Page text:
WASHINGTON — Washington--There's no mistaking the fact that pediatrician T. Berry Brazelton is a man who loves babies, loves them unashamedly and unself-consciously.
Just watch the way he imitates a thumb-sucker, sticking his own thumb in his mouth, drawing in his cheeks, capturing the pleasure and satisfaction of one of childhood's most identifiable habits.
Just look at him encircled by three toddlers, strangers to him, little ones who have been momentarily hijacked by a photographer because it seems only fitting that this famous baby doctor have his picture taken with babies. See how he forestalls a tearful eruption from one, gently quiets the squirminess of another.
And listen to him talk about one of his newest and most poignant interests, trying to help the babies of addicted mothers:
"We're not going to let the babies go," Dr. Brazelton said resolutely, speaking of a project to set up fragile mother-fragile baby centers to work with addicted mothers and their babies.
Taking a break last week during meetings of the National Center for Clinical Infant Programs -- he helped found the group 14 years ago and remains on the board of directors -- Dr. Brazelton spoke with optimism of the first steps under way to try to help addicted mothers.
"If we use the baby as our language, maybe we can reach the mothers," he said. "Women can be motivated way beyond anything they think or we think they can do, using their babies for motivation. Let's see how many we can salvage."
And when asked for clarification -- is he talking about saving the babies or the mothers? -- Dr. Brazelton made it perfectly clear that even if some mothers are beyond saving, if he has anything to do with it, not a single baby will be lost because a mother uses drugs.
"We will save the babies."
The ravages of drugs are just one of the problems relating to children that Dr. Brazelton encounters as he traverses the country, filming segments for his cable TV show (it's been running for eight years on Lifetime and just had the contract renewed) and making public appearances like those scheduled this week in Baltimore.
His television exposure, he said colloquially, "is what made me hit the fan. I could have written books, taught at Harvard, all the rest, it wouldn't matter. But now, with that kind of visibility, I have a chance to work on the Hill [to influence national legislation], to have people really know me in a way that has given me a whole new chance to do things for kids."
He has, in fact, written books (23 at last count), taught at Harvard (since 1953) and "all the rest," which has made him the country's second most famous pediatrician. (His friend and colleague, the late Benjamin Spock, remains firmly entrenched in the No. 1 position.) And though Dr. Brazelton turns 73 this week, he has no intention of retiring.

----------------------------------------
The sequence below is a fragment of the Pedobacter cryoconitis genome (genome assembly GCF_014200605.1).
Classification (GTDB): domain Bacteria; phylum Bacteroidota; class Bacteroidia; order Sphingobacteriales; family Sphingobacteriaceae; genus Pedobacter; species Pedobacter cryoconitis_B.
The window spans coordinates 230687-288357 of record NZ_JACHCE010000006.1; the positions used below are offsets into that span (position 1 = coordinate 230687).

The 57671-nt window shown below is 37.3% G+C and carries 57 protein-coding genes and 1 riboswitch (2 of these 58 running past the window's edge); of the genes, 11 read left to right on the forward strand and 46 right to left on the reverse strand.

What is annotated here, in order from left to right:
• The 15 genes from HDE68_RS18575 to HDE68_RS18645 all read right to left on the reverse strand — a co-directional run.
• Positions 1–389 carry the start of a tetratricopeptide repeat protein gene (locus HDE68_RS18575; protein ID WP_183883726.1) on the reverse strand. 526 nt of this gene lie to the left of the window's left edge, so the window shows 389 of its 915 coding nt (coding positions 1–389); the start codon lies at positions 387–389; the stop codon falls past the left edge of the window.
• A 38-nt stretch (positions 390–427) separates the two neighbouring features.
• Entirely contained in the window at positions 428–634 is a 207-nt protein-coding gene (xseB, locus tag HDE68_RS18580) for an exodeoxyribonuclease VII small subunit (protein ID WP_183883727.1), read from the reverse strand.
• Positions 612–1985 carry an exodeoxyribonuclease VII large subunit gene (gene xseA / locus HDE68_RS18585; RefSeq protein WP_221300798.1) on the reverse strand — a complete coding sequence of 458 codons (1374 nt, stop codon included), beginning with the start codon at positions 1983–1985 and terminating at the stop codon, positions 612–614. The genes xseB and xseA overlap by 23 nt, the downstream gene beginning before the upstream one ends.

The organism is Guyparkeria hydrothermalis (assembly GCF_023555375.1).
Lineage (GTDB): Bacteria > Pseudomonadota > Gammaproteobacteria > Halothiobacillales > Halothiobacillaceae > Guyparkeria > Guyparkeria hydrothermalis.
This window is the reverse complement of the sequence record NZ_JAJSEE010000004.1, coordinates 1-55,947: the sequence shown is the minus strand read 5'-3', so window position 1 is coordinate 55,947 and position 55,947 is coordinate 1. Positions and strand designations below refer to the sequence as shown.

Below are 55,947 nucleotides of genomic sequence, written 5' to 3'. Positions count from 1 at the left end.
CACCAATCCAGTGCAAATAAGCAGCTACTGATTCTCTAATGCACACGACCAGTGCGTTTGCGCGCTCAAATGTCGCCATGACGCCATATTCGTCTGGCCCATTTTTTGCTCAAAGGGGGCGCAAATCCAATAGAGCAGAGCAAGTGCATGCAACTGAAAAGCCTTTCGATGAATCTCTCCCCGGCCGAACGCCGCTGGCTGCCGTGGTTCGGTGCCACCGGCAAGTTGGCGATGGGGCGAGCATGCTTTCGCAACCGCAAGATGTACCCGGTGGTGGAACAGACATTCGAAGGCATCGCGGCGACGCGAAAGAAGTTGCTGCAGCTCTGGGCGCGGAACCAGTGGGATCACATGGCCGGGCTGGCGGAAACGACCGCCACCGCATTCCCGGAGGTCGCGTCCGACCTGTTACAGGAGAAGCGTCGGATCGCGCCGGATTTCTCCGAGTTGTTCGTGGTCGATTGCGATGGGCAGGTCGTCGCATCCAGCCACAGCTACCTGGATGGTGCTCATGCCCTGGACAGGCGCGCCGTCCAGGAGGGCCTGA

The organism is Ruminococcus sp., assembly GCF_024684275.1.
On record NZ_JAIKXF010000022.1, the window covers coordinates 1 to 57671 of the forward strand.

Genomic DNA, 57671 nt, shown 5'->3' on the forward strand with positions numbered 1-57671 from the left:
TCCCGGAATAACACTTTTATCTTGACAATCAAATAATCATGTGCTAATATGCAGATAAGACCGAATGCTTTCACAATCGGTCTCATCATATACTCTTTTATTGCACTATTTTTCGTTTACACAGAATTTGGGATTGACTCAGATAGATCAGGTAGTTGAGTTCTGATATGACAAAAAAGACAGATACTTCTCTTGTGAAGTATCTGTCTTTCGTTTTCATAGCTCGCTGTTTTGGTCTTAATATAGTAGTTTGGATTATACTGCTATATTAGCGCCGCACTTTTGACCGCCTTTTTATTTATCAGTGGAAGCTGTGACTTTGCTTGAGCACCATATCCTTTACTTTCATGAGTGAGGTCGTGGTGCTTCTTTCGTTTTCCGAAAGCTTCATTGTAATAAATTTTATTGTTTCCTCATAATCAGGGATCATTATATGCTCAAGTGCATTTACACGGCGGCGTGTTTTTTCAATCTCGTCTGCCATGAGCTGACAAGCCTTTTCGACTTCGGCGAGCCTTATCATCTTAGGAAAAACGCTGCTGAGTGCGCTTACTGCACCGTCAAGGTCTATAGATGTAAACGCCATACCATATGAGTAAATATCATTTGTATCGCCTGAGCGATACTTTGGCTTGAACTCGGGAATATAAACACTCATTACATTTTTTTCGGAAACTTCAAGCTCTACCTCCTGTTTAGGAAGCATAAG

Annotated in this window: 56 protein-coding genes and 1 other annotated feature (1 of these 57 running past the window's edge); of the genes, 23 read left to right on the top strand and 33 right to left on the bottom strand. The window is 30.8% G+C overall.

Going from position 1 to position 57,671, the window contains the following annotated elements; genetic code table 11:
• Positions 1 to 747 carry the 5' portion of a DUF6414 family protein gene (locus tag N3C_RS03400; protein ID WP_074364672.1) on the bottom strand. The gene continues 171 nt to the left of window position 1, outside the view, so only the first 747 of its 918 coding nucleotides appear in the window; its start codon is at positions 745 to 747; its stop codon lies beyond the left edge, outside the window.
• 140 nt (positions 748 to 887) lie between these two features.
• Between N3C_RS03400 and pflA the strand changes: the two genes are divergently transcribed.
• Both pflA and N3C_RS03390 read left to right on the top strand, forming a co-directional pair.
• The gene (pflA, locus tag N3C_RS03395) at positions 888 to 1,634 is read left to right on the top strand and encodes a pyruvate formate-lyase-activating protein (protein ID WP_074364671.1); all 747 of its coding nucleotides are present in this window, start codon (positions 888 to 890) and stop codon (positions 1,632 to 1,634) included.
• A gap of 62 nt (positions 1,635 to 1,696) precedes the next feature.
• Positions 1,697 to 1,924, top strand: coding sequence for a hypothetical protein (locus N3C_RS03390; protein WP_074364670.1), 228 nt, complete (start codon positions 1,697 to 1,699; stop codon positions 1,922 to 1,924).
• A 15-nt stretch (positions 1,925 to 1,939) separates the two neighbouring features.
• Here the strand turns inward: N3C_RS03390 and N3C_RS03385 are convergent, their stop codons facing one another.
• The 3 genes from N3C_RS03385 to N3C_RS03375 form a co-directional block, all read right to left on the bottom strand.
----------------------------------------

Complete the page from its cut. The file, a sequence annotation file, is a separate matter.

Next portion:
"I've always wanted to do exactly what I'm doing," he said, the twangs of his native Waco, Texas, still coloring his speech.
"Since I was 9, I've known that I wanted to be a pediatrician and work with babies," he added. "I always wanted to be like Dr. Dolittle, to do with kids what he did with animals."
Although he had only one sibling -- a brother 2 1/2 years younger, now deceased -- Berry Brazelton grew up with nine younger cousins in the area. "I was always assigned to take care of them," he recalls. "I remember my grandmother saying when I was 7, 'Berry has such a way with babies.' "
Working with babies, he recognized intuitively, and then from more systematic study, that infants are not blank slates, as some development experts had postulated. "In the early '50s, I worked a child psychiatric center," he said, "and the mother was blamed for all the child's deviations. I thought, not only is that not fair, but it doesn't work. The baby makes a major contribution to this.
"So I started looking at newborn behavior and I thought the old myths were absurd. Babies have very definite personalities that they bring to a relationship. That's been the basis of all my work."
Married for 42 years, Dr. Brazelton is the father of three daughters and a son, aged 26 to 39. But so far, much to his dismay, there is only one grandchild.
"I keep saying to these daughters of mine, 'Get going.' It might be all right for them to wait until they're in their late 30s to have babies, but it's not all right for me."
He was a pretty good father when his children were babies, he said, but fathering adolescents was a different matter altogether. "I was great when they were little," he said, "and terrible when they were adolescents. I just couldn't tolerate all the acting out that they had to do. And, of course, now that's all they remember about me as a father."
Recalling his own parenting experiences and those of the parents he worked with a generation ago as a young pediatrician, Dr. Brazelton said that today's young parents are faced with a much more difficult task in raising their families.